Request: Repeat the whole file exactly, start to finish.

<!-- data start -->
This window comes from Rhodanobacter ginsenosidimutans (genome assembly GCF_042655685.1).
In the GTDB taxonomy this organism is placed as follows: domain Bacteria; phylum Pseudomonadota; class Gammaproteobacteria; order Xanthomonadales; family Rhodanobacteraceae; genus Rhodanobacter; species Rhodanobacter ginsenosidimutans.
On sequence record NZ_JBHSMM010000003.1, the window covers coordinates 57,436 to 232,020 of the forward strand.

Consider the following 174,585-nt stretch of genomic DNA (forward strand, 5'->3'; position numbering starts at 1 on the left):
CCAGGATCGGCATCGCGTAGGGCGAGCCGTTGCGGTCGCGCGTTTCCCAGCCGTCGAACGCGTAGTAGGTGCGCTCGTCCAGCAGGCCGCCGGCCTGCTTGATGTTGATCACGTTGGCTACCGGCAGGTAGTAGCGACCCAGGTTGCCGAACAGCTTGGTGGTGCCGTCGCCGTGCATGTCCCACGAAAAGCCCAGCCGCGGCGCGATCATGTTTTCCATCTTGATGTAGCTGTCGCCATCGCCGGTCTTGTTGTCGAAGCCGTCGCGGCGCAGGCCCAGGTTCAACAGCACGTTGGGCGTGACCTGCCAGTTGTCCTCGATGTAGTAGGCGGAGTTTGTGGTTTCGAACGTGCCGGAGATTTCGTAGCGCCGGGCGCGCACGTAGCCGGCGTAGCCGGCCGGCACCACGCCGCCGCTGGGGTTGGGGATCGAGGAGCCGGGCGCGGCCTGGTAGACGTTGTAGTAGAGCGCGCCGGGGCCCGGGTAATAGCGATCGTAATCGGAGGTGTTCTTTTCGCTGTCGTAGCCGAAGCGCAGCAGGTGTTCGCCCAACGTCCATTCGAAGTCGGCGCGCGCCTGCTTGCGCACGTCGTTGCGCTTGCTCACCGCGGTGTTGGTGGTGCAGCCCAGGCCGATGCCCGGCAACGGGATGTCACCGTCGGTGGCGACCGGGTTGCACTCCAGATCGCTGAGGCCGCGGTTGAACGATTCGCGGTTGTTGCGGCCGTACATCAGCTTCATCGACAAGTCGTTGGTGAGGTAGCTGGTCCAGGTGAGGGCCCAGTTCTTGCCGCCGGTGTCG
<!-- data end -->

This window comes from Rhodanobacter ginsenosidimutans (genome assembly GCF_042655685.1).
In the GTDB taxonomy this organism is placed as follows: domain Bacteria; phylum Pseudomonadota; class Gammaproteobacteria; order Xanthomonadales; family Rhodanobacteraceae; genus Rhodanobacter; species Rhodanobacter ginsenosidimutans.
On sequence record NZ_JBHSMM010000003.1, the window covers coordinates 57,436 to 232,020 of the forward strand.

Consider the following 174,585-nt stretch of genomic DNA (forward strand, 5'->3'; position numbering starts at 1 on the left):
CCAGGATCGGCATCGCGTAGGGCGAGCCGTTGCGGTCGCGCGTTTCCCAGCCGTCGAACGCGTAGTAGGTGCGCTCGTCCAGCAGGCCGCCGGCCTGCTTGATGTTGATCACGTTGGCTACCGGCAGGTAGTAGCGACCCAGGTTGCCGAACAGCTTGGTGGTGCCGTCGCCGTGCATGTCCCACGAAAAGCCCAGCCGCGGCGCGATCATGTTTTCCATCTTGATGTAGCTGTCGCCATCGCCGGTCTTGTTGTCGAAGCCGTCGCGGCGCAGGCCCAGGTTCAACAGCACGTTGGGCGTGACCTGCCAGTTGTCCTCGATGTAGTAGGCGGAGTTTGTGGTTTCGAACGTGCCGGAGATTTCGTAGCGCCGGGCGCGCACGTAGCCGGCGTAGCCGGCCGGCACCACGCCGCCGCTGGGGTTGGGGATCGAGGAGCCGGGCGCGGCCTGGTAGACGTTGTAGTAGAGCGCGCCGGGGCCCGGGTAATAGCGATCGTAATCGGAGGTGTTCTTTTCGCTGTCGTAGCCGAAGCGCAGCAGGTGTTCGCCCAACGTCCATTCGAAGTCGGCGCGCGCCTGCTTGCGCACGTCGTTGCGCTTGCTCACCGCGGTGTTGGTGGTGCAGCCCAGGCCGATGCCCGGCAACGGGATGTCACCGTCGGTGGCGACCGGGTTGCACTCCAGATCGCTGAGGCCGCGGTTGAACGATTCGCGGTTGTTGCGGCCGTACATCAGCTTCATCGACAAGTCGTTGGTGAGGTAGCTGGTCCAGGTGAGGGCCCAGTTCTTGCCGCCGGTGTCG